Yemen’s civil society organizations, representing the revolutionary hopes of 2011, have presented humane terms for a peace agreement. The state powers and non-state actors dependent upon them have their own ideas.
The U.S. raid that destroyed Yakla in Yemen, killing 25 civilians, drew world focus on slaughter of Yemenis since the 2011 uprising in Change Square in Sana’a toppled the Saleh dictatorship.
A Yemeni doctor pleads for help for the tragic and hopeless circumstances of many wounded from the Yemeni Civil War in a Taiz hospital, and the U.S. is called upon to have a grassroots movement to support military pilots who would resist what are clearly illegal bombings of foreign hospitals and healthcare and rescue workers.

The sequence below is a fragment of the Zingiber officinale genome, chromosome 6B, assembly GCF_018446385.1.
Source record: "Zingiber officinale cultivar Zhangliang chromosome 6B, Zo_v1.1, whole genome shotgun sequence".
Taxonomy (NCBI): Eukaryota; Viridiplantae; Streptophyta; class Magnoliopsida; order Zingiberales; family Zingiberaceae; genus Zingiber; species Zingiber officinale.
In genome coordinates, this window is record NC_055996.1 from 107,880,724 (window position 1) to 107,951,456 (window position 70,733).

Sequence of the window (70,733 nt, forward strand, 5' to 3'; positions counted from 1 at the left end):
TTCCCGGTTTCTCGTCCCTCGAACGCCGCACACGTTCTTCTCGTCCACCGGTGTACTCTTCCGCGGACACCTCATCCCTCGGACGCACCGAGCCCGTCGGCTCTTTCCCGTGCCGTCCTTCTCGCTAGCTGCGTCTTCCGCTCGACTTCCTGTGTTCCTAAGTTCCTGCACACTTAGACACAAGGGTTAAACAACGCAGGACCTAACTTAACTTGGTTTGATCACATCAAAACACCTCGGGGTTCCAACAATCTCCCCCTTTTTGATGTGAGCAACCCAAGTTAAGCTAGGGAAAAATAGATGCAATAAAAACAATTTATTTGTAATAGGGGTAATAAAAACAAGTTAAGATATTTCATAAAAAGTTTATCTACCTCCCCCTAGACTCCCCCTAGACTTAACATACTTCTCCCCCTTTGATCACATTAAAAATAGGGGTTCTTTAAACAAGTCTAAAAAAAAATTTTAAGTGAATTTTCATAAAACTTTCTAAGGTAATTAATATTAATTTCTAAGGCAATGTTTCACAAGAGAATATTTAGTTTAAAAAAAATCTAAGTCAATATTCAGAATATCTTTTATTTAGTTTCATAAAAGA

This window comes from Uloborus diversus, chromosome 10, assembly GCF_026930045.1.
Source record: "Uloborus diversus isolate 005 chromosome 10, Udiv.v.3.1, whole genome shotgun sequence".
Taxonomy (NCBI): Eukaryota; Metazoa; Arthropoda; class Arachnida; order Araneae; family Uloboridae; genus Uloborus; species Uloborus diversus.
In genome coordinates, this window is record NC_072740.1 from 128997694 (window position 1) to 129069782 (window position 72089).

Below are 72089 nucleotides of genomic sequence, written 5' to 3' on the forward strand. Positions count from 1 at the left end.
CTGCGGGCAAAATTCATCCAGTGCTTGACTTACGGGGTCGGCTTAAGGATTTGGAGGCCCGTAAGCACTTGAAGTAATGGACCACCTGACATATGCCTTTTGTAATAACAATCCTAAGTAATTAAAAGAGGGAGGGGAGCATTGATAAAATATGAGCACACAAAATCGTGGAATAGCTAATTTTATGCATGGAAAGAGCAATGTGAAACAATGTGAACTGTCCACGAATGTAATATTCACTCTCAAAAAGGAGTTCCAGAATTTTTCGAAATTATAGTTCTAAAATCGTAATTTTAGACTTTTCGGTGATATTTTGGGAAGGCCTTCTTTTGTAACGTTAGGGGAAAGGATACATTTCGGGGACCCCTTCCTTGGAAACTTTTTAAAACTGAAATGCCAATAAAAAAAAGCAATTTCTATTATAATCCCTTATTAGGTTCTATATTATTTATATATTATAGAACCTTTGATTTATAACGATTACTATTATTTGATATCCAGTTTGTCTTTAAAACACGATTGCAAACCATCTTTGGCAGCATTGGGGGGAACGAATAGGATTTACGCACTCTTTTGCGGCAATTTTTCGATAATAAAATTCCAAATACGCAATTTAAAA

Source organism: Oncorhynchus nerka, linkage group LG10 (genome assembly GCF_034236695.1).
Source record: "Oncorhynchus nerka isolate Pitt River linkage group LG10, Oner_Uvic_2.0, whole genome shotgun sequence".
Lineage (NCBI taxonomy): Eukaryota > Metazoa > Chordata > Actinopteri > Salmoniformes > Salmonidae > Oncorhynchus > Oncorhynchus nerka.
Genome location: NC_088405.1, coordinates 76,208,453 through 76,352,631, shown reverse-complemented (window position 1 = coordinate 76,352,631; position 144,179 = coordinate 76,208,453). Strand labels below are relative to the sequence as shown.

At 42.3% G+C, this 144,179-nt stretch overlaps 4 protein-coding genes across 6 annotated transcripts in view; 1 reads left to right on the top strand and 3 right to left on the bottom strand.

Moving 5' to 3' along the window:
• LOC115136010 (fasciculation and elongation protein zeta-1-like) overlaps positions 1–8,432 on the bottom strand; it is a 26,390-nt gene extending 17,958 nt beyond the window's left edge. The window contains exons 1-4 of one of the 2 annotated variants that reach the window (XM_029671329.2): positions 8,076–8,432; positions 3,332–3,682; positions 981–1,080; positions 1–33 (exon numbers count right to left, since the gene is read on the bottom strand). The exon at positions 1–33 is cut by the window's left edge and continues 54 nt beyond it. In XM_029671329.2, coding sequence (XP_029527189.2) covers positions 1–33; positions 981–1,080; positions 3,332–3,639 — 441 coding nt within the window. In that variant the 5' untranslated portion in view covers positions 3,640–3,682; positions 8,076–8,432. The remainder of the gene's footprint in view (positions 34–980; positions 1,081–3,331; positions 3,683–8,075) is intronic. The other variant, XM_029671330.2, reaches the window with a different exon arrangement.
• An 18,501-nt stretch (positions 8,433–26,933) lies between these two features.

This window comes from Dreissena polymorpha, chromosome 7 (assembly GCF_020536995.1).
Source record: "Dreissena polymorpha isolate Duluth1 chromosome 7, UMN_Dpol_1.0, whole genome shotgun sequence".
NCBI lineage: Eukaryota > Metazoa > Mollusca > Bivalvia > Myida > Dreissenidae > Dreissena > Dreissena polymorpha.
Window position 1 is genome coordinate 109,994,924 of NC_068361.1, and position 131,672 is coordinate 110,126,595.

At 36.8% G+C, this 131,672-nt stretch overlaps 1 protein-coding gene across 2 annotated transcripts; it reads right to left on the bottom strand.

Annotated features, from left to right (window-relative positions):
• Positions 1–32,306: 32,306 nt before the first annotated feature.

A Yemeni doctor in Taiz tells of a little girl who has lost her limbs in the war and others he has treated, revealing a stark picture of the physical and mental toll of this war on civilians.
Economic problems are worsening crazily because of this war, but that is no longer the only major problem in Yemen. There are at least four major problems/risks being horribly worsened as the war continues. They are: famine, epidemics, the expansion of extremist groups, and sectarianism.
Mohammed Al-Waleedi was killed by Houthi militants on the street in Taiz, Yemen, on June 26. This coldblooded senseless murder was met with a wide public outcry.
Under the control of religious armed militias, Yemenis live a humiliating life and die in insulting ways! Now death is the closest thing to Yemenis, whereas our dreams have become impossible.
In-person report: Everything in Yemen is being destroyed horribly: humans, the fabric of society, national unity, the infrastructure, including public services systems.